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Stimulus checks sent to wrong bank accounts for some Americans checking IRS ‘Get My Payment’ tool

Stimulus checks sent to wrong bank accounts for some Americans checking IRS ‘Get My Payment’ tool

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Stimulus checks sent to wrong bank accounts for some Americans checking IRS ‘Get My Payment’ tool

Jessica Menton
 
| USA TODAY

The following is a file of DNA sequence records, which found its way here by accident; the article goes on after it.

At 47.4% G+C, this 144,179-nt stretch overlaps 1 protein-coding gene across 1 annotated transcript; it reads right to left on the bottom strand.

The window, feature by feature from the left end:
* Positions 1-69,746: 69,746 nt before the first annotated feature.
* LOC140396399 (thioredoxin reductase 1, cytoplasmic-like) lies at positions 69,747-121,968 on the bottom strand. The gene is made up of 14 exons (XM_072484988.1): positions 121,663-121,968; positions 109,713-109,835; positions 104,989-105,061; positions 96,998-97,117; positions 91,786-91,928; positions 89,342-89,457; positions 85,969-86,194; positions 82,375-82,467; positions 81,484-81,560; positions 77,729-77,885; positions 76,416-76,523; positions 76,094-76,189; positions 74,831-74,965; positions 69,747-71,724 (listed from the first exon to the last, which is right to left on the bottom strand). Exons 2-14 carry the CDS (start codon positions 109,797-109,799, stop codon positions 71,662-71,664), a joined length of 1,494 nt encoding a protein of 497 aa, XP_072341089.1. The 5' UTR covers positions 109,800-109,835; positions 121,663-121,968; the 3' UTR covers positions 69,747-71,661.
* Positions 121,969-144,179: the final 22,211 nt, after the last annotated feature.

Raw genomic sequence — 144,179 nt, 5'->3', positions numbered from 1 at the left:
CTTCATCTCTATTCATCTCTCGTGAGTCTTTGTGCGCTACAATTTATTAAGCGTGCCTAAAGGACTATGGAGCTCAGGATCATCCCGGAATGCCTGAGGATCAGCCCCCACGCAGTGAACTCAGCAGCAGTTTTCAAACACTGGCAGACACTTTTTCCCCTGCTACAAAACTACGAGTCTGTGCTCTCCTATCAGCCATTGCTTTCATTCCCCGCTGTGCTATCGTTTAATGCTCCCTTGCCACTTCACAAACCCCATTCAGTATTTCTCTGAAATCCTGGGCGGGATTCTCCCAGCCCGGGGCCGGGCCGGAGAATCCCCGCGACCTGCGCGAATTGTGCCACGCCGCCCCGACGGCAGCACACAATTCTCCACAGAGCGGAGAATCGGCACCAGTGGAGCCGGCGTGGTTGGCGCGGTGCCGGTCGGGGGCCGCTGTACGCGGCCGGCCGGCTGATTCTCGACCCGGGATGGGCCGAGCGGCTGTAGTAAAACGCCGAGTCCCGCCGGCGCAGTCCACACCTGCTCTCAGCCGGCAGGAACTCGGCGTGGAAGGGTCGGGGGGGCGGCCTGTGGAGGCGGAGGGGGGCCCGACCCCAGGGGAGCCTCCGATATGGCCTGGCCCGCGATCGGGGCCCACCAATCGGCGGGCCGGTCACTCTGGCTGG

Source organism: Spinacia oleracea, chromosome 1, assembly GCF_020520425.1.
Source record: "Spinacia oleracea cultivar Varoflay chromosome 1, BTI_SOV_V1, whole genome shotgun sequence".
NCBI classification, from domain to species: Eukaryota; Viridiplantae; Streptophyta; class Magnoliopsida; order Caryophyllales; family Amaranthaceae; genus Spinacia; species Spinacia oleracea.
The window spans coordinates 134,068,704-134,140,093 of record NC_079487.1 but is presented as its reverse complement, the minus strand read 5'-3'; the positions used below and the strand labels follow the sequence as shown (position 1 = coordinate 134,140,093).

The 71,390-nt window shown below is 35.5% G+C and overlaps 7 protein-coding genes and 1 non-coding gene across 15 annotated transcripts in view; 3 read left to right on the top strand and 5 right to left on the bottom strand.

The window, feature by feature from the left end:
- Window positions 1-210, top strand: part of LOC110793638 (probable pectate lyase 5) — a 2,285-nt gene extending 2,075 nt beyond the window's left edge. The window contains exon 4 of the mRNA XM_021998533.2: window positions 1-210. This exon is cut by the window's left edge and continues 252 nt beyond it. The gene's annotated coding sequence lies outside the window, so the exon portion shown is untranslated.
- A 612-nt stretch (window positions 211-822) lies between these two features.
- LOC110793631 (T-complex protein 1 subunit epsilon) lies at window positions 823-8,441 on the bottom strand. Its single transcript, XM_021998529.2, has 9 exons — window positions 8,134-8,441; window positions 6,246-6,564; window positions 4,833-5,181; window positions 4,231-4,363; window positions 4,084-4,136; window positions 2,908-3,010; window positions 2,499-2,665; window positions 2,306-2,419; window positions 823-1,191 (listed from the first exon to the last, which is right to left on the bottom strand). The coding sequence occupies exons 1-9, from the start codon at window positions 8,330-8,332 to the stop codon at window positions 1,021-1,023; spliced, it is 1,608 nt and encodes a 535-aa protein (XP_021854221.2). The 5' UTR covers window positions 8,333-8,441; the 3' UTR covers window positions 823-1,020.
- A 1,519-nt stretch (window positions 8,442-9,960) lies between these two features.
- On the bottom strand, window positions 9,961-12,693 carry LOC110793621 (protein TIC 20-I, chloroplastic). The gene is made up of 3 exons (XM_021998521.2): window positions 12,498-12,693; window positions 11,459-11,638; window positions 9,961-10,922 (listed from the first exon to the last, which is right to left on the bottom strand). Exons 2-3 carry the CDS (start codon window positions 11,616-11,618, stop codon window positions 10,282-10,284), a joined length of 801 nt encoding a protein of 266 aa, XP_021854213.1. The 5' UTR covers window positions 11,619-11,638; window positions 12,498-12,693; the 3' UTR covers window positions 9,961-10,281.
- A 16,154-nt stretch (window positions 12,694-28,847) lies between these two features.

Biden signs COVID-19 relief package; includes stimulus checksPresident Joe Biden signed the American Rescue Plan, the $1.9 trillion COVID-19 relief package that includes $1,400 stimulus checks.Associated Press, USA TODAYSome Americans say their stimulus checks are being deposited in the wrong bank accounts this weekend, forcing many of them to wait longer for the badly needed aid after struggling financially during the COVID-19 pandemic.Those taxpayers were surprised to see that the last four digits of their bank account numbers were incorrect when they checked their payment status on the IRS website, an issue that happened during the first two rounds of direct payments when technical glitches from third-party tax preparers caused delays for many filers. Some taxpayers are frustrated that they might have to wait for a paper check in the mail, while others still haven’t received a dime of their second payment that was supposed to arrive months ago.The IRS didn’t immediately respond to requests for comment Sunday.When will I get my third stimulus check?: IRS begins sending first round of $1,400 COVID-19 relief paymentsWhere is my payment: IRS updates ‘Get My Payment’ tool with information on new COVID paymentsLori Young, 52, didn’t recognize the bank account destination for her third stimulus check.The retired nurse, who lives in Camden, South Carolina, receives Social Security disability benefits. She received her first $1,200 Economic Impact Payment last spring, but she never got a second $600 check in December after the wrong bank account information appeared on the IRS “Get My Payment” tool, the government’s tracking portal.Young has been receiving Social Security benefits via direct deposit for five years and she hasn’t changed her bank account.Now her third $1,400 payment is showing the wrong bank account information again on the agency’s tool at a time when her medical bills are piling up. She has fibromyalgia, a chronic pain condition, rheumatoid arthritis and is also being tested for Multiple Sclerosis.“I’m very frustrated. I have so many bills to pay,” says Young. “I have a steady income with my Social Security, but I have a lot of medical issues. I was relying on these stimulus checks to help me pay off my bills.”What we knowThe issue with wrong bank accounts had popped up among filers in the first two rounds who had set up a tax advance in previous years when filing returns, tax professionals say. The IRS and tax partners took steps to redirect stimulus payments to the correct account for those affected, the agency said.It’s unclear why the wrong account information is still showing up for Young. For filers who didn’t receive a payment in the first two rounds, or received less money than they were eligible for, they may be eligible to claim the Recovery Rebate Credit on their 2020 returns, the IRS says.  Young filed a return for 2020 to claim the rebate for her second payment and is still waiting for her refund, she says. The third round of stimulus checks started hitting bank accounts for eligible Americans this weekend after the American Rescue Plan Act was signed into law Thursday. The IRS is basing the third round of stimulus checks off tax returns from 2020 or 2019, whichever is more recent.In the coming weeks, more batches of payments will be sent via direct deposit and through the mail as a check or debit card, according to the agency. Some people may see the direct deposit payments as “pending” or as provisional payments in their accounts before the official payment date of March 17, the IRS added. Social Security and other federal beneficiaries will generally receive this third payment the same way as their regular benefits, the IRS said. A payment date for this group is expected to be announced soon. In the prior rounds, if the IRS didn’t have routing and account information for a direct deposit, taxpayers would be sent either a check or debit card in the form of a new EIP Card. Paper checks and debit cards require more processing and mailing time.’Payment status not available’Some people may receive the message “payment status not available” when checking the IRS site.”If you get this message, either we have not yet processed your payment, or you are not eligible for a payment,” the IRS said.If that happens, filers should check to make sure they meet the requirements for the money. Filers must have a Social Security number that is valid for employment and are a U.S. citizen or a U.S. resident alien.The payments would amount to $1,400 for a single person or $2,800 for a married couple filing jointly, plus an additional $1,400 for each dependent child. Individuals earning up to $75,000 would get the full payments, as would married couples with incomes up to $150,000. Payments would decline for incomes above those thresholds, phasing out above $80,000 for individuals and $160,000 for married couples. Biden speech highlights: When are we getting the next stimulus check?Biden speech highlights: When are we getting the next stimulus check, COVID relief bill tax changes and more from Biden speech and American Rescue PlanStaff video, USA TODAYSome can’t update banking informationOthers have run into issues updating their current bank account information with the IRS. Ryan Deckard, who lives in Pittsburgh, Pennsylvania, received the first payment, but he never got a second one after the “Get my Payment” tool showed an account that was no longer active for him. So when tax season kicked off this year, he filed his 2020 return with TurboTax on the first day – Feb. 12 – to make sure his bank account information was updated with the IRS. He also claimed the Recovery Rebate Credit to get his second payment. But when he went online to check the status of his third stimulus check, his old account information was still showing up on the agency’s website. “I’ve been in the throes of a meltdown. I’m tired of going to bed hungry,” says Deckard, a 33-year-old unemployed author. If a filer’s bank information is invalid, or the account has been closed, the bank will return the payment to the IRS and the agency will mail a check to the address on file, the IRS says on its website.“Why can’t I change my banking information? The government shouldn’t be blindly sending money to closed bank accounts,” Deckard added. “It seems like the people who need the money most can’t get it.”